if (Prod over i=1,2,…n of X[c[i]] is 1) {       (*)
            output({ X[c[i]] : i=1,2,…n })
          }
       }

  Line (*) is performed using the PARI library[0]. Regardless of
  whatever optimizations are applied to obtain C, some products
  must be computed to check if some variables cancel. For reference,
  one of the worse elements of X, in one computation, is

      x'_{1'} = ((a'₁·a'₀₃·a'₃₂·a'₂₃²·a₁³·a₀₃·a₂₃²·a₀² + ((a'₁³·a'₃₂²·a₁³
      + a'₂·a'₁³·a'₃₂·a₂·a₁)·a₀₃·a₂₃² + (a'₁·a'₀₃·a'₃₂·a'₂₃²·a₁⁵ +
      a'₂·a'₁·a'₀₃·a'₂₃²·a₂·a₁³)·a₃₂)·a₀ + (a'₁³·a'₃₂²·a₁⁵ +
      2·a'₂·a'₁³·a'₃₂·a₂·a₁³ + a'₂²·a'₁³·a₂²·a₁)·a₃₂)·aₛ² +
      (((a'₂·a'₁³·a'₃₂·a₁·a₀₃·a₃₀ + a'₂·a'₁²·a'₃₀·a'₃₂·a₁²·a₀₃)·a₂₃³
      + (a'₂·a'₁²·a'₃₂·a'₂₃·a₁²·a₀₃·a₃₀ +
      a'₂·a'₁·a'₃₀·a'₃₂·a'₂₃·a₁³·a₀₃)·a₂₃²)·a₀² + (((a'₂·a'₁³·a'₃₂·a₁³
      + a'₂²·a'₁³·a₂·a₁)·a₃₀ + (a'₂·a'₁²·a'₃₀·a'₃₂·a₁⁴ +
      a'₂²·a'₁²·a'₃₀·a₂·a₁²))·a₃₂·a₂₃ + ((a'₂·a'₁²·a'₃₂·a'₂₃·a₁⁴ +
      a'₂²·a'₁²·a'₂₃·a₂·a₁²)·a₃₀ + (a'₂·a'₁·a'₃₀·a'₃₂·a'₂₃·a₁⁵ +
      a'₂²·a'₁·a'₃₀·a'₂₃·a₂·a₁³))·a₃₂)·a₀)·aₛ)/((a'₀₃²·a'₂₃³·a₁²·a₀₃·a₂₃³·a₀³
      + (a'₁²·a'₀₃·a'₃₂·a'₂₃·a₁²·a₀₃·a₂₃³ +
      2·a'₂·a'₁·a'₀₃·a'₂₃²·a₂·a₁·a₀₃·a₂₃² + a'₀₃²·a'₂₃³·a₁⁴·a₃₂·a₂₃)·a₀²
      + ((a'₁²·a'₀₃·a'₃₂·a'₂₃·a₁⁴ + a'₂·a'₁²·a'₀₃·a'₂₃·a₂·a₁²)·a₃₂
      + (a'₂·a'₁²·a'₃₂·a'₂₃·a₂·a₁² + a'₂²·a'₁²·a'₂₃·a₂²)·a₀₃)·a₂₃·a₀)·aₛ²
      + ((2·a'₂·a'₁·a'₀₃·a'₂₃²·a₁·a₀₃·a₃₀ +
      2·a'₂·a'₀₃·a'₃₀·a'₂₃²·a₁²·a₀₃)·a₂₃³·a₀³ +
      ((2·a'₂²·a'₁²·a'₂₃·a₂·a₀₃·a₃₀ + 2·a'₂²·a'₁·a'₃₀·a'₂₃·a₂·a₁·a₀₃)·a₂₃²
      + (2·a'₂·a'₁·a'₀₃·a'₂₃²·a₁³·a₃₀ +
      2·a'₂·a'₀₃·a'₃₀·a'₂₃²·a₁⁴)·a₃₂·a₂₃)·a₀²)·aₛ +
      ((a'₂²·a'₁²·a'₂₃·a₀₃·a₃₀² + 2·a'₂²·a'₁·a'₃₀·a'₂₃·a₁·a₀₃·a₃₀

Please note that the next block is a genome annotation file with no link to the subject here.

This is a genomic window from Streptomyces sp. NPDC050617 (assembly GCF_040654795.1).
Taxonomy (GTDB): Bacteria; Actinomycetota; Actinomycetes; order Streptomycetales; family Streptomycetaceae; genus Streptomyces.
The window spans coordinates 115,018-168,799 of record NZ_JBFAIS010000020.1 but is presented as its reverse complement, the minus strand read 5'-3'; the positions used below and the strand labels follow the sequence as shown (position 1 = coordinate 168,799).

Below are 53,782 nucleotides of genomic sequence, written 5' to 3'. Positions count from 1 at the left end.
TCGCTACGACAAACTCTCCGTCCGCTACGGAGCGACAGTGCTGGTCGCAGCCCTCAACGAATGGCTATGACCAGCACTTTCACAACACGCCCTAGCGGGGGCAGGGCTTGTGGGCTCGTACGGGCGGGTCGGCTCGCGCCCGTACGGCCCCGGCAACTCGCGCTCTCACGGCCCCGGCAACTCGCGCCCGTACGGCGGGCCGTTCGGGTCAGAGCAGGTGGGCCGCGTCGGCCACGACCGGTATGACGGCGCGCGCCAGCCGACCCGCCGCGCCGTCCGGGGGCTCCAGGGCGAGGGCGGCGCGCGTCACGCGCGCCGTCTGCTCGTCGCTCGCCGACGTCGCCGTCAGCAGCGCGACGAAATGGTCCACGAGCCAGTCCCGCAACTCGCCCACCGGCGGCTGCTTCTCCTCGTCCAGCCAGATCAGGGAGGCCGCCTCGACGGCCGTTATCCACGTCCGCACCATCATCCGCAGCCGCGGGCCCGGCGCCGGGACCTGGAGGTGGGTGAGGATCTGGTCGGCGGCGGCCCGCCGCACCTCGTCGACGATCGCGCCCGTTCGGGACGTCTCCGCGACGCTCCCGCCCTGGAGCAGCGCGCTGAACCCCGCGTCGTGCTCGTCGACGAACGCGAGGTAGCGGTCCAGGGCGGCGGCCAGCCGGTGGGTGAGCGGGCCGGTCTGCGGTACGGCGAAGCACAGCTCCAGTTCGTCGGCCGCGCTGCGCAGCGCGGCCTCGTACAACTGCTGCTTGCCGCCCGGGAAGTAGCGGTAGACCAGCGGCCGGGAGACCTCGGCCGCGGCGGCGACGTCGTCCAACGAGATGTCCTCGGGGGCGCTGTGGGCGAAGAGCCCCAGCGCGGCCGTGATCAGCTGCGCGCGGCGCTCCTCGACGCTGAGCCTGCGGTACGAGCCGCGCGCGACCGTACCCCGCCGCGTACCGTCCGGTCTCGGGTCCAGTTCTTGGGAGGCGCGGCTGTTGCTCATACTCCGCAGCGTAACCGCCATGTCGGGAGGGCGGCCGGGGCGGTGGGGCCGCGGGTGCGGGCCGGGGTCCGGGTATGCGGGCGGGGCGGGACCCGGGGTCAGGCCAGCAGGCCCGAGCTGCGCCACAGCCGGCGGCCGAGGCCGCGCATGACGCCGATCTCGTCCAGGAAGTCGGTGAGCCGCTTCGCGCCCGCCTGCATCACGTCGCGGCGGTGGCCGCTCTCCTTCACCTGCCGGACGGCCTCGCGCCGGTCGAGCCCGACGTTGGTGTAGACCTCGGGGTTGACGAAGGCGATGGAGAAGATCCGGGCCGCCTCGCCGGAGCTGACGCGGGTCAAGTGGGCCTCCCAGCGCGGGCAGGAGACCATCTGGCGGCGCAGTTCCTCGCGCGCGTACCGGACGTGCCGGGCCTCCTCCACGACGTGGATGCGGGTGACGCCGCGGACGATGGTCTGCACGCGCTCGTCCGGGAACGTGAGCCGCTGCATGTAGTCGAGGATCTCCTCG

+ a'₂²·a'₃₀²·a'₂₃·a₁²·a₀₃)·a₂₃³·a₀³ + (a'₂²·a'₁²·a'₂₃·a₁²·a₃₀²
      + 2·a'₂²·a'₁·a'₃₀·a'₂₃·a₁³·a₃₀ + a'₂²·a'₃₀²·a'₂₃·a₁⁴)·a₃₂·a₂₃·a₀²))

  This takes, I estimate, somewhere on the order of 10KiB for PARI
  to store in a way that can be used efficiently.

  If a few elements of that complexity are multiplied together, and
  the product doesn't cancel to 1, it's entirely possible that
  PARI's internal representation of that result will take more than
  4GiB of memory (which appears to be the maximum size I can make
  PARI's stack).

  Unluckily, PARI's stack-based operations kill the program on
  failure. In my particular situation, overflowing PARI's stack is
  something I could recover from: I'd just output a warning that
  that particular product needs to be checked by hand.

  This is the prime sort of example that I think B should be giving:
  programs performing memory-intensive operations, some of which
  are optional. I am content with a small number of warnings on
  stderr regarding products which are difficult to compute. I am
  not content with a 12 hour computation aborting 7 hours in.

Fixes

  In my particular case, there are fixes. PARI primarily works off
  its own, internal stack, but objects can be moved to main memory
  if needed. This removes the 4GiB limit.

  More importantly, however, PARI exposes the top, bottom, and
  current position of its internal stack. This allows me to monitor
  memory usage in (*), and cleanly skip the computation if too much
  of the stack memory starts being used.

  It also turns out that checking for continual memory growth is
  an excellent heuristic that a computation is probably not going
  to cancel to 1. If

    o all factors have roughly the same initial size,
    o “unlucky” multiplications increase memory usage exponentially,
       and
    o such growth has been observed when multiplying ceil(half)
      factors,

  it's very improbable that the last few factors have enough
  complexity to cancel the intermediate product, so we can abandon
  the computation, skipping the last (and probably the most intensive)
  steps. This also allows me to use low 10s of MiB, not GiB, for
  PARI's stack.

[0] http://pari.math.u-bordeaux.fr